While work experience is certainly valuable, no specific number of years guarantees an application’s success. What admissions committees are most concerned with is your ability to contribute to the classroom experience and get the most out of your MBA. To do that, students without previous work experience or a specific entrepreneurial goal in mind need to know their “why.”

Admissions committees want to see you articulate exactly why you want to be a part of their program and what you plan to get out of it. What benefits will your MBA bring to your life? How will it help you achieve your professional goals? What benefits will you bring to their program? Instead of just saying “I’ve always wanted to know more about business,” your reasoning really needs to be clear and solidified. Most of all, your “why” should be personal and show that you’ve been deeply reflective on meaningful experiences in your life or gaps in your knowledge.

What other factors help MBA students succeed?

Whether you’re applying or already working on your degree, knowing your why and targeting your experiences will ultimately benefit you in the long run. From taking specific classes that will help improve hard or soft skills to taking those opportunities outside the classroom to network, there is much a student can do to get ahead.

Extracurricular activities are a great way to diversify and build your skills and goals. Join clubs, go to seminars on and off campus and build meaningful relationships with your peers and professionals.

Your classmates are your support system for these two years, and many will likely be of some benefit to you in the future.

Having that openness to exploration—whether that be companies, industries, or networking—will help you take advantage of the experiential learning opportunities around you.

While you’re joining clubs and taking classes, remember to also volunteer to take on leadership opportunities in those forums. Whether on or off campus, leadership roles will allow you to work on people-management skills, develop networking opportunities and engage with diverse groups of people—all things you can leverage as you’re applying for an MBA or looking for internships.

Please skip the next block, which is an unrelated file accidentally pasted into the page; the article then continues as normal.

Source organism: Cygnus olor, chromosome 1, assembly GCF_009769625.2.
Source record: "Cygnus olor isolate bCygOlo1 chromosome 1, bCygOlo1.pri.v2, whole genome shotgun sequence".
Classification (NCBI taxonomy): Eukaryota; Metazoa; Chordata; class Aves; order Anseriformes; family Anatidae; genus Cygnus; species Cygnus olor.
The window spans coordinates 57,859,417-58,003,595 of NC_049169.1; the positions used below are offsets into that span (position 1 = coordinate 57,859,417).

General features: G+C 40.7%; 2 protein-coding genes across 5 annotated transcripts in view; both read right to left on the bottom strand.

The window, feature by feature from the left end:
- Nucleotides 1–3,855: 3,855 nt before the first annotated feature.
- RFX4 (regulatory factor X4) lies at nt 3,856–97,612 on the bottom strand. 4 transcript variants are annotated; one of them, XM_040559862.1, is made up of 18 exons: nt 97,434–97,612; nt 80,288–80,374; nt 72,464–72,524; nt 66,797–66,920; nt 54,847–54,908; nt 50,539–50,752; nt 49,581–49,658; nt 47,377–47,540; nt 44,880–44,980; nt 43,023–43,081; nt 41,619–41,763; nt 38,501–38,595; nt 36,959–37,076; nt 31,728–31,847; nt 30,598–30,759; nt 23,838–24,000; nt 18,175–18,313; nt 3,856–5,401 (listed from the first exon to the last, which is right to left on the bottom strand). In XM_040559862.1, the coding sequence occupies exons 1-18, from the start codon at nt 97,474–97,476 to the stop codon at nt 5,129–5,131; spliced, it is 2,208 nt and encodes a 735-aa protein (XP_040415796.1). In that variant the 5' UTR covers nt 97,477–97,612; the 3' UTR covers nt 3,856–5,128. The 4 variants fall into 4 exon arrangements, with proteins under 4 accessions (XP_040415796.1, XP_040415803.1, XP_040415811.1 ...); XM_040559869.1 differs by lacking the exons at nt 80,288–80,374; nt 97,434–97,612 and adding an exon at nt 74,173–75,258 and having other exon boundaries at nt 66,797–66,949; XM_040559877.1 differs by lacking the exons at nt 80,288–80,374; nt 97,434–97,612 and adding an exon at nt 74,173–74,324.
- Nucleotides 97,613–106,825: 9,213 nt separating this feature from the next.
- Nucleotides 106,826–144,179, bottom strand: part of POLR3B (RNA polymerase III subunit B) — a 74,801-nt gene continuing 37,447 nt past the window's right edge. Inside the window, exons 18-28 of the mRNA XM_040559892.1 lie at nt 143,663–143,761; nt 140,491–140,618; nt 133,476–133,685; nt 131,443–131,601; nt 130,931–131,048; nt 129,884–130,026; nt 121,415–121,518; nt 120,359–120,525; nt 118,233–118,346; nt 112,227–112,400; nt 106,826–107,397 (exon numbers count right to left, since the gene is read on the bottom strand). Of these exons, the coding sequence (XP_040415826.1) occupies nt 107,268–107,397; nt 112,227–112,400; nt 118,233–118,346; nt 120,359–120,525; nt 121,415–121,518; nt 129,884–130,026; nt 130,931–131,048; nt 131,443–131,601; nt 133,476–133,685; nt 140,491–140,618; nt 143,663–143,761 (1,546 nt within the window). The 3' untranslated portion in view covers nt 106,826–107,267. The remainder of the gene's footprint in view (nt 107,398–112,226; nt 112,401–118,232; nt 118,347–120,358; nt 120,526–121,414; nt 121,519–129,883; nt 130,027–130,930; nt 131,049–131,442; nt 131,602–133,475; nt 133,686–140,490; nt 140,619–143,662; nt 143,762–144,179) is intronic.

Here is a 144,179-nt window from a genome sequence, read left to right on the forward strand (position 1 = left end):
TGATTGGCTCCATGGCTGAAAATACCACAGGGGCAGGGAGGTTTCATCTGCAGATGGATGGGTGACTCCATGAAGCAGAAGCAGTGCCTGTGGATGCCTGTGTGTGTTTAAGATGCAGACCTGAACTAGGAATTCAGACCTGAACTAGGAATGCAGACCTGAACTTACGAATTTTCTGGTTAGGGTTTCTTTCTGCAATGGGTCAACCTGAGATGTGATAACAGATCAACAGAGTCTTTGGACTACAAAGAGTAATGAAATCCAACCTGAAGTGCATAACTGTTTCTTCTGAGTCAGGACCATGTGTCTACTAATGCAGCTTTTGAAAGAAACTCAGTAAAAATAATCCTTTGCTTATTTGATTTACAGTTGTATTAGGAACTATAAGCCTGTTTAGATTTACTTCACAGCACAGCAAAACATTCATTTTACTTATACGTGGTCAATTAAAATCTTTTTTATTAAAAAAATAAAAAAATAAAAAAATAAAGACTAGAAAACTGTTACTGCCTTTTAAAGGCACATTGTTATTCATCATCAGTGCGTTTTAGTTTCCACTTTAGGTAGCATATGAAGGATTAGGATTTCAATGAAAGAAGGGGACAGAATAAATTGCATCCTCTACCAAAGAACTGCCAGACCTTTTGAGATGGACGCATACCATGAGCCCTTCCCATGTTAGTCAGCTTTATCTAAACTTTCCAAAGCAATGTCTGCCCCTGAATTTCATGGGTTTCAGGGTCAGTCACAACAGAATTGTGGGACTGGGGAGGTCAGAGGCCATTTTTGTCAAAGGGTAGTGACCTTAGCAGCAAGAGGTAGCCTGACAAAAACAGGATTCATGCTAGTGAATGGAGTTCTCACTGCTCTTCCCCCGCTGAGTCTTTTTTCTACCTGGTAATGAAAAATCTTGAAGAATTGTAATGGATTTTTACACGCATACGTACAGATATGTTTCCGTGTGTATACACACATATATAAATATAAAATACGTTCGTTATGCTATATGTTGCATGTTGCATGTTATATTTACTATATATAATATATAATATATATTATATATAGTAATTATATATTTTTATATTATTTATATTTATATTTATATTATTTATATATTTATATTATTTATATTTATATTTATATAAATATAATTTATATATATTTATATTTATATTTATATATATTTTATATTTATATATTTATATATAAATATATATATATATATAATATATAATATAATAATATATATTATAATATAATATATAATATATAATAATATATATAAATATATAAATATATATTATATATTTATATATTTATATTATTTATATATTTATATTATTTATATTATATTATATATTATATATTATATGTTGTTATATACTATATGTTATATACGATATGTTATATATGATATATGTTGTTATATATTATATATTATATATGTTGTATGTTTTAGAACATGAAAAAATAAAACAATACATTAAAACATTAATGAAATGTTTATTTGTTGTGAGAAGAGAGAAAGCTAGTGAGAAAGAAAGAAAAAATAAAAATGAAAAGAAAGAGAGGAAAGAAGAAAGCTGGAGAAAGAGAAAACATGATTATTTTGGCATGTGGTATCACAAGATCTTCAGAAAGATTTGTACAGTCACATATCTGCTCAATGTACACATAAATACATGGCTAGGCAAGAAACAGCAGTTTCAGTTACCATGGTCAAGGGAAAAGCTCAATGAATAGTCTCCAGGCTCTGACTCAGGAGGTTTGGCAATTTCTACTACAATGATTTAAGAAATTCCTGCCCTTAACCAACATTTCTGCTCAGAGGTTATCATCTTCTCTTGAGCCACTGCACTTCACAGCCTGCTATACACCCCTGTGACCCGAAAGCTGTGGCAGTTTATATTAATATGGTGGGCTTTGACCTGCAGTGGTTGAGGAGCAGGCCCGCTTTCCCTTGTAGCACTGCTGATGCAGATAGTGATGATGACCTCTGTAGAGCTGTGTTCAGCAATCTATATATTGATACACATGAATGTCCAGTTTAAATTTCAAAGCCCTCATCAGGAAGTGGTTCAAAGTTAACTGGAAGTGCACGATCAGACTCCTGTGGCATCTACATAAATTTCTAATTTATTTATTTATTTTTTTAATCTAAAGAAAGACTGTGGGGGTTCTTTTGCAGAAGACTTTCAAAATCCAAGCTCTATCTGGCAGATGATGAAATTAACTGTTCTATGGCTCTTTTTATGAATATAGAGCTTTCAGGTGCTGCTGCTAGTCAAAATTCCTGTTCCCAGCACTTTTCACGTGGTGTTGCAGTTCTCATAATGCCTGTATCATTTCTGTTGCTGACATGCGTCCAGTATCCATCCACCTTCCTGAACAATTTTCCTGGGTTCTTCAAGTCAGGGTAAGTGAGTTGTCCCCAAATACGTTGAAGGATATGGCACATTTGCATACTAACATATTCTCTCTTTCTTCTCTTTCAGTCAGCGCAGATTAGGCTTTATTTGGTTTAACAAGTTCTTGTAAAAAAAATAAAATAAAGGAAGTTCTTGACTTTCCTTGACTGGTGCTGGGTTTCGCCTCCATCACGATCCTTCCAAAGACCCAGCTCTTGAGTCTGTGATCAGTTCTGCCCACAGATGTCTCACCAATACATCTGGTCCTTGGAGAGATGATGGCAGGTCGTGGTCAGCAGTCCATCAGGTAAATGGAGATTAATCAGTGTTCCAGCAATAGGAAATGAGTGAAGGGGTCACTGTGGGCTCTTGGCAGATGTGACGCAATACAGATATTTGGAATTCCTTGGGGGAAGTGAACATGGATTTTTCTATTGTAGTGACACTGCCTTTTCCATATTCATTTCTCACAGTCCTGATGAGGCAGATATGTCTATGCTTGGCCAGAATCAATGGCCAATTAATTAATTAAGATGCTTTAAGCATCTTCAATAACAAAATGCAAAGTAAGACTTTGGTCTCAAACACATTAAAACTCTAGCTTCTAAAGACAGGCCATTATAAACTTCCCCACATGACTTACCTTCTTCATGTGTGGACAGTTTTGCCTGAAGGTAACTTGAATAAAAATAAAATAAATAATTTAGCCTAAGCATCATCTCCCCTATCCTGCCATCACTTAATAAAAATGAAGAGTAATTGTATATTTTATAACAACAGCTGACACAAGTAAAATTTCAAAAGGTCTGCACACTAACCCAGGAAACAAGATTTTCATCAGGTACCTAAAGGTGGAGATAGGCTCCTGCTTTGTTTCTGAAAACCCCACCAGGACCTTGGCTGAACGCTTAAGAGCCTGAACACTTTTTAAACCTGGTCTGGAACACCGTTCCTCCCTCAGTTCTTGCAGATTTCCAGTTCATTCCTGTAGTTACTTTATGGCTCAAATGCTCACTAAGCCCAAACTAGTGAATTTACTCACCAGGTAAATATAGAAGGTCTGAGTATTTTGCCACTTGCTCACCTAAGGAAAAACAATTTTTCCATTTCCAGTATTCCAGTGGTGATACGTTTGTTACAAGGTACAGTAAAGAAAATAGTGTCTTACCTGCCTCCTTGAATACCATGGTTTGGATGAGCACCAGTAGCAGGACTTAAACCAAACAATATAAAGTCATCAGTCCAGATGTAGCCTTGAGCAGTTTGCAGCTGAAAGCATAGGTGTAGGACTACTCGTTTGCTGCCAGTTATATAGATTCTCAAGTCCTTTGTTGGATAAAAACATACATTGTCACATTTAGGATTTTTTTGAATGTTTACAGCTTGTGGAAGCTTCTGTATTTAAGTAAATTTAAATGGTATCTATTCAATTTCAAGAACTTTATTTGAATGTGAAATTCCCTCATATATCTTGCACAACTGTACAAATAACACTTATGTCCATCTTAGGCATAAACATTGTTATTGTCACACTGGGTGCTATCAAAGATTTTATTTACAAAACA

Ultimately, who gets the most out of their MBA?

Students who are coming into MBA programs with work experience usually know some of their professional gaps and strengths. Maybe they’ve been through a few annual reviews or gotten a promotion or two. Most pursue an MBA wanting to contribute as much as they take away from the MBA program.

These students have specific goals, whether that be developing soft skills like management and teamwork or hard skills like data mining and forecasting. Being able to target these areas can help you maximize those strengths and develop other areas for growth.

Often, MBA students without work experience don’t have the confidence to know that they do have something to contribute. A simple but critical first step for students is to realize that you have valuable insights to share, such as professionally developed skills or other meaningful experiences. Classmates should be just as much of a resource to each other as the professors standing at the front of the classroom.

You should also be intentional about how you reflect on and articulate those contributions. As you go through the application process, include stories and anecdotes about your experiences and accomplishments in your essays. You need to be able to reflect on specific experiences and draw from those when you’re interviewing for admissions, internships and full-time employment offers.

Ultimately, there’s no work experience “required” for an MBA student to be successful at Olin Business School. Each student, regardless of work or lived experience, brings unique contexts, skills and ideas to their MBA program. Once you learn to leverage those traits by being intentional, knowing your “why,” and articulating that with clarity and reflection, the sky is the limit.

Faux chalkboard with "Why do you want to do an MBA?"

Considering entering an MBA program? Your timing is outstanding. According to research from the Graduate Management Admission Council, 91% of recruiters were planning to hire graduate management talent who possessed MBA degrees in 2021.

Reports from GetSmarter support the accuracy of those findings, revealing that 83% of companies said they planned to onboard MBAs in 2021. In other words, you’re on the right track if you’re considering pursuing an MBA degree through a rock-solid program delivered by a school with a strong reputation.

MBA seekers want to augment their undergraduate learning with the broad, comprehensive knowledge of managing a business enterprise and the skill set provided by an MBA. Another reason prospective students seek an MBA is career switching, and employees whose MBA curricula included coursework devoted to understanding the basics of managing others in the fields of analytics and technology are highly valuable in today’s data-intensive landscape.

No matter why you keep coming back to the idea of getting into an MBA program, you may find it helpful to identify yourself as a specific type of graduate student. Generally speaking, the majority of MBA students are either accelerators or pivoters.